“I think we can… you can sort of talk generally about the forms of life: birth and death, and need for sustenance, and language, and breathing and all that. But nobody has the right to say how it is for anybody else. That’s a luxury that no one has.”
Paul Ebenkamp, October 1, 2015
The first four Poetry Center programs that took place this Fall 2015 are now available as professionally recorded streaming video documents (with downloadable audio files) at Poetry Center Digital Archive. This is the first time in the 62-year history of The Poetry Center that we’ve been able to make what we do so readily available to people beyond the live audience, present in the room. The work is posted online quickly, it can be seen and/or heard by anyone on the planet with an internet connection, it comes at no direct cost to the viewer, and it looks and sounds great.
Continue reading “Four Occasions, September–October 2015”
And yes, the image is degraded, though what is there (the poetry, the performance) comes thru. It’s curious, to me, how the degraded image isn’t just a “poor” image — I’m writing up now my remarks from the Oakland conference last October on a half dozen Poetry Center videos of Alice Notley: have to listen to what I said there and come up with some kind of transcription. There’s a poet’s measure of seeing video that’s very different from the consumer model of quality control, sharpness, fidelity.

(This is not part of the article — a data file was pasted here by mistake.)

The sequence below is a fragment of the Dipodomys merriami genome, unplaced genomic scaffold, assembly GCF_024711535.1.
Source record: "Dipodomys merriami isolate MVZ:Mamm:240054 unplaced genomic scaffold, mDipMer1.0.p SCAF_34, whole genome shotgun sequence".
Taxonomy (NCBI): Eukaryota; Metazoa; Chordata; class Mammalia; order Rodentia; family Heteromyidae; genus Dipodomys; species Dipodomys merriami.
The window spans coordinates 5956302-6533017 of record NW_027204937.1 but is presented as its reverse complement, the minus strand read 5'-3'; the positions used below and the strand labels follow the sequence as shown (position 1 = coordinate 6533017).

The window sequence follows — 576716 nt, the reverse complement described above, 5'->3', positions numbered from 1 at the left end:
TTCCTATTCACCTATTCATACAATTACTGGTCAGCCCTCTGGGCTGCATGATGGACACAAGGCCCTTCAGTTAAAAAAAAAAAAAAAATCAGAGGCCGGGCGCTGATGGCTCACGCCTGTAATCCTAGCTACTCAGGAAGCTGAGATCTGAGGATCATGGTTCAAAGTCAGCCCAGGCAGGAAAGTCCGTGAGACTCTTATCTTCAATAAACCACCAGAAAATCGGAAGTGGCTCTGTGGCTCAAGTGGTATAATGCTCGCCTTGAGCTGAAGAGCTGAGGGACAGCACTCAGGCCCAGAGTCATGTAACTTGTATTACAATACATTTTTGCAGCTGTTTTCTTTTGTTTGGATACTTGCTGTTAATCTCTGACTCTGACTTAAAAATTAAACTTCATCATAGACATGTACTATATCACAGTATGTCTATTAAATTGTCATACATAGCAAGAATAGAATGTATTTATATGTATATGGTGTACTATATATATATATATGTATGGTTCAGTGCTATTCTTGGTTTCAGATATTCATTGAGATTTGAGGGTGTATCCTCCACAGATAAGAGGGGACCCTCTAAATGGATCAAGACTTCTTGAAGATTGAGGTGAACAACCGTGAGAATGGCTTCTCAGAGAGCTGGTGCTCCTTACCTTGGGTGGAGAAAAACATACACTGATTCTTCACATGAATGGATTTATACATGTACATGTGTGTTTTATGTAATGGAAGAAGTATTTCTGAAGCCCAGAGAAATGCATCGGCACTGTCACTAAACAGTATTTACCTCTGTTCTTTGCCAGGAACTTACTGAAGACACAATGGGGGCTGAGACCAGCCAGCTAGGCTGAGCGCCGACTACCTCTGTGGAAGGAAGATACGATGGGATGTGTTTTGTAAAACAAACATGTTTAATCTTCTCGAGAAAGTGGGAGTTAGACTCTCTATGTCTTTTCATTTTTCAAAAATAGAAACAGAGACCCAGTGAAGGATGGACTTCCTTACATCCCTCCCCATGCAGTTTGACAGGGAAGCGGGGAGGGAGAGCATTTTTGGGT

—to Patrick Durgin, June 9, 2015, on a 1983 video recording of Hannah Weiner
A transcription of a talk at the “Alette in Oakland” celebration of Alice Notley and her work, held in late October 2014, sponsored by the Bay Area Public School, at Omni Oakland Commons. The proceedings of the three-day symposium will be published by Hearts Desire Press, who also brought out Notley’s book Manhattan Luck.
Continue reading “Alice Notley on Video for The Poetry Center, 1976–2012”